Without a building and budget, Tikkun Leil Shabbat is one of the independent prayer groups, or minyanim, that Jews in their 20s and 30s have organized in the last five years in at least 27 cities around the country. They are challenging traditional Jewish notions of prayer, community and identity.
In places like Atlanta; Brookline, Mass.; Chico, Calif.; and Manhattan the minyanim have shrugged off what many participants see as the passive, rabbi-led worship of their parents’ generation to join services led by their peers, with music sung by all, and where the full Hebrew liturgy and full inclusion of men and women, gay or straight, seem to be equal priorities.
Members of the minyanim are looking for “redemptive, transformative experiences that give rhythm to their days and weeks and give meaning to their lives,” said Joelle Novey, 28, a founder of Tikkun Leil Shabbat, whose name alludes to the Jewish concept of tikkun olam, or repairing the world. It is an experience they are not finding in traditional Jewish institutions, she said.
These communities have been documented in the press before, but mostly in Jewish publications (plus a short piece in Time), and now this article is reaching a much wider audience (including Christian bloggers who refer to us as "Satan's market"). It will be interesting to see the reactions.
I was interviewed for the article, but didn't make it into the final cut. Unfortunately, due to scheduling conflicts, the reporter (based in DC) wasn't able to make it to Kol Zimrah in New York.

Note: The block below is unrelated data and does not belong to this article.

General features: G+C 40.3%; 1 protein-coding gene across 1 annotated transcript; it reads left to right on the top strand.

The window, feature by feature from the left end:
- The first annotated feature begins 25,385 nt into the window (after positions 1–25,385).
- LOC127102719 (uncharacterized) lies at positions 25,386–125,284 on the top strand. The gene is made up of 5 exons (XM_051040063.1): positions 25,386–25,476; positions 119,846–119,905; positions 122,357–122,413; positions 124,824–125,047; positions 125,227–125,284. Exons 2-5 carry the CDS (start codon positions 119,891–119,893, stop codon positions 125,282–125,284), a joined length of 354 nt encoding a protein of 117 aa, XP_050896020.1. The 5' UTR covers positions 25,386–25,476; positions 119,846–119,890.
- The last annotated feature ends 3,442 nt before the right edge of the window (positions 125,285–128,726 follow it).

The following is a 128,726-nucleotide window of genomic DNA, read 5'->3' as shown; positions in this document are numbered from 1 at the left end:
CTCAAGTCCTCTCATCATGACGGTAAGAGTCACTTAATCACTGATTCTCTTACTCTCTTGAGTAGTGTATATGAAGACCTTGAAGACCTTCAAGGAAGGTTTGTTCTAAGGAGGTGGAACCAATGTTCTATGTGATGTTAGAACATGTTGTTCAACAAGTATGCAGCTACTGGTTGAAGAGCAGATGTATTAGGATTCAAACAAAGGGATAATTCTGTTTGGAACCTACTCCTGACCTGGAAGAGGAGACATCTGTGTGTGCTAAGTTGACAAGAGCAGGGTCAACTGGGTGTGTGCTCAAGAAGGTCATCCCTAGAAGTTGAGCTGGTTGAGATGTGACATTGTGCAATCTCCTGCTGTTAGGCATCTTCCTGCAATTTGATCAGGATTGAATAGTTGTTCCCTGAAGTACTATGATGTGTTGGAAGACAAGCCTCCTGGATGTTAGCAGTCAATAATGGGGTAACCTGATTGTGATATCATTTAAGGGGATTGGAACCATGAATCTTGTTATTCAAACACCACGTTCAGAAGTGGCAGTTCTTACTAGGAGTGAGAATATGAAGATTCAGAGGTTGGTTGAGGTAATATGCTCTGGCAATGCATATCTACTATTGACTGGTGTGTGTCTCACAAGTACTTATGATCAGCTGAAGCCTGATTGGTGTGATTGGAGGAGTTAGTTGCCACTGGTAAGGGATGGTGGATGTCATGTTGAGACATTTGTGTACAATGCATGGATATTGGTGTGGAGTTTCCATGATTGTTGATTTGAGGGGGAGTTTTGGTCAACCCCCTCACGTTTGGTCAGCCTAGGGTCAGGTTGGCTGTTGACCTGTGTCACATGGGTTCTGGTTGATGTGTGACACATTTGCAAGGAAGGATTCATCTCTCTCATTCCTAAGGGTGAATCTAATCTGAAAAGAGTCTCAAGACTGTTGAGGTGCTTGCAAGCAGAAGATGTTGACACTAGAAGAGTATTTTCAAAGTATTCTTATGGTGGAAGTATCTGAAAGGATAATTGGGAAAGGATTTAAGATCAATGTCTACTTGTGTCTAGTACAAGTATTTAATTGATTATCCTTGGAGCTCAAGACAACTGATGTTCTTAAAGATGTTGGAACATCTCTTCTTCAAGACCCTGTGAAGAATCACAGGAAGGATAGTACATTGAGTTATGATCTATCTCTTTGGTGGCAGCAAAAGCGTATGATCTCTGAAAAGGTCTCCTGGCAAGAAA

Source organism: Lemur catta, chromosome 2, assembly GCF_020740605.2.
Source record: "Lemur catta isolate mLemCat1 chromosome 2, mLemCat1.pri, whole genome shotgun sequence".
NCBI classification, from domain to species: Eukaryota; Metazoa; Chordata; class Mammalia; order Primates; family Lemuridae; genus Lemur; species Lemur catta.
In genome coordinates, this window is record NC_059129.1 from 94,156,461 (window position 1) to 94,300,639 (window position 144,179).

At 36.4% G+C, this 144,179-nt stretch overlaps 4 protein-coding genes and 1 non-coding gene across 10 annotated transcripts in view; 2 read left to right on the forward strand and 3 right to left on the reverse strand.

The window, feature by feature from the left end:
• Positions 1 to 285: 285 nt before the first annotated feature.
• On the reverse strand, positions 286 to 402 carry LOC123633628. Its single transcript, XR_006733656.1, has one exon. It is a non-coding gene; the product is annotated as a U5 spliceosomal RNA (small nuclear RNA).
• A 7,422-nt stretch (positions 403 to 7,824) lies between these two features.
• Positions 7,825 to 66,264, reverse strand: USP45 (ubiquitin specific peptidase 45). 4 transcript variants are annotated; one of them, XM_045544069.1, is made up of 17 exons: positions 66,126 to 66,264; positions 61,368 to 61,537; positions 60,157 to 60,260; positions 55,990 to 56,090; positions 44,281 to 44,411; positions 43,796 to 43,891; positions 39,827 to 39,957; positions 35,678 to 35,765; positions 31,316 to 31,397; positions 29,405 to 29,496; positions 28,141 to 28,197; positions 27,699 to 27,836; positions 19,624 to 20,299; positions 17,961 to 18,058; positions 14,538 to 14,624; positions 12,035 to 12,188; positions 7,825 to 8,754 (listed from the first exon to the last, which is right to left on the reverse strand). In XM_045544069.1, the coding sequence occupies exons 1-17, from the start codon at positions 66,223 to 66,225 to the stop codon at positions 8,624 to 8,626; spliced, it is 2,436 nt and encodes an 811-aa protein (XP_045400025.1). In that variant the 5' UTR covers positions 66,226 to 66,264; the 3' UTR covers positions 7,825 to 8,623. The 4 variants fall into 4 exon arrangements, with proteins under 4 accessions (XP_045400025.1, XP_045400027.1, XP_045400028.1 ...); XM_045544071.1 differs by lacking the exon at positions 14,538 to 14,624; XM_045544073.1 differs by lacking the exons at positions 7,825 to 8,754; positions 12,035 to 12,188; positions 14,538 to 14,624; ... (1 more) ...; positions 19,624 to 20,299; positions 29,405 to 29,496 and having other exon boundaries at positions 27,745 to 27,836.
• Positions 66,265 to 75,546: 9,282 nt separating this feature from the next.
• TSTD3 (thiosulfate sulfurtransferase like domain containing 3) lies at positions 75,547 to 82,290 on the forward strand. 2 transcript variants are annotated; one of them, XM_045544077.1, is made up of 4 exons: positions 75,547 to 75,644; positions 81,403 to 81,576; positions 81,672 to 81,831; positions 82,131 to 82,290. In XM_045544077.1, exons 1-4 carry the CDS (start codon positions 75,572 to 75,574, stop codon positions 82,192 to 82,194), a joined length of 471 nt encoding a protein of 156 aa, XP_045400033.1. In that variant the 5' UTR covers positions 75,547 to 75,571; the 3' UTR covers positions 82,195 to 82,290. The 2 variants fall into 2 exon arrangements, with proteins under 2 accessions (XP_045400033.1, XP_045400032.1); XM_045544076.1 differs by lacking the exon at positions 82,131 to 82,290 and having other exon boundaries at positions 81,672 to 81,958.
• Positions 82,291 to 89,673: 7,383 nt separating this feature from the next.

Five good things about this article:
- The quote above from Joelle Novey makes it clear that participants in independent minyanim are there out of a serious commitment to meaningful Judaism, and not because we're looking for something more watered down or because we're looking for a singles scene.
- The article emphasizes that this is a nationwide phenomenon, bringing examples from Denver and the Kansas City suburbs, rather than confining coverage to a few coastal blue cities.
- Demonstrating a fresh perspective that is perhaps only attainable by going outside the Jewish press, the article addresses this phenomenon on its own terms, and doesn't get caught up shoehorning it into angst about intermarriage, "continuity", "affiliation", the future of institutions, etc.